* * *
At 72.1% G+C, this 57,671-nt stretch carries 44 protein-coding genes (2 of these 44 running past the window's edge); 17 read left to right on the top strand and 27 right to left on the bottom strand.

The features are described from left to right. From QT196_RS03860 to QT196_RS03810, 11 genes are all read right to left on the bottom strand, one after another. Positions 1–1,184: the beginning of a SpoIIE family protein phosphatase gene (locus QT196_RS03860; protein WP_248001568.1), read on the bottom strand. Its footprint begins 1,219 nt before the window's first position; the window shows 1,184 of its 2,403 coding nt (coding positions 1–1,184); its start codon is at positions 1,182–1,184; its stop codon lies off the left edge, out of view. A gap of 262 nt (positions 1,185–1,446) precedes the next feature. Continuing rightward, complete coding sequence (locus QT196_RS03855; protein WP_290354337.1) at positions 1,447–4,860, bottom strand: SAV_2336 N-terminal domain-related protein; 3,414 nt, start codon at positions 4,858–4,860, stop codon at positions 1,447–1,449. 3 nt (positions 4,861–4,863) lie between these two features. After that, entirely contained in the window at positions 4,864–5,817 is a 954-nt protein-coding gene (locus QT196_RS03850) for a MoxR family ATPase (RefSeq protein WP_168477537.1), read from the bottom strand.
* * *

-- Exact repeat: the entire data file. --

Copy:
At 72.1% G+C, this 57,671-nt stretch carries 44 protein-coding genes (2 of these 44 running past the window's edge); 17 read left to right on the top strand and 27 right to left on the bottom strand.

The features are described from left to right. From QT196_RS03860 to QT196_RS03810, 11 genes are all read right to left on the bottom strand, one after another. Positions 1–1,184: the beginning of a SpoIIE family protein phosphatase gene (locus QT196_RS03860; protein WP_248001568.1), read on the bottom strand. Its footprint begins 1,219 nt before the window's first position; the window shows 1,184 of its 2,403 coding nt (coding positions 1–1,184); its start codon is at positions 1,182–1,184; its stop codon lies off the left edge, out of view. A gap of 262 nt (positions 1,185–1,446) precedes the next feature. Continuing rightward, complete coding sequence (locus QT196_RS03855; protein WP_290354337.1) at positions 1,447–4,860, bottom strand: SAV_2336 N-terminal domain-related protein; 3,414 nt, start codon at positions 4,858–4,860, stop codon at positions 1,447–1,449. 3 nt (positions 4,861–4,863) lie between these two features. After that, entirely contained in the window at positions 4,864–5,817 is a 954-nt protein-coding gene (locus QT196_RS03850) for a MoxR family ATPase (RefSeq protein WP_168477537.1), read from the bottom strand.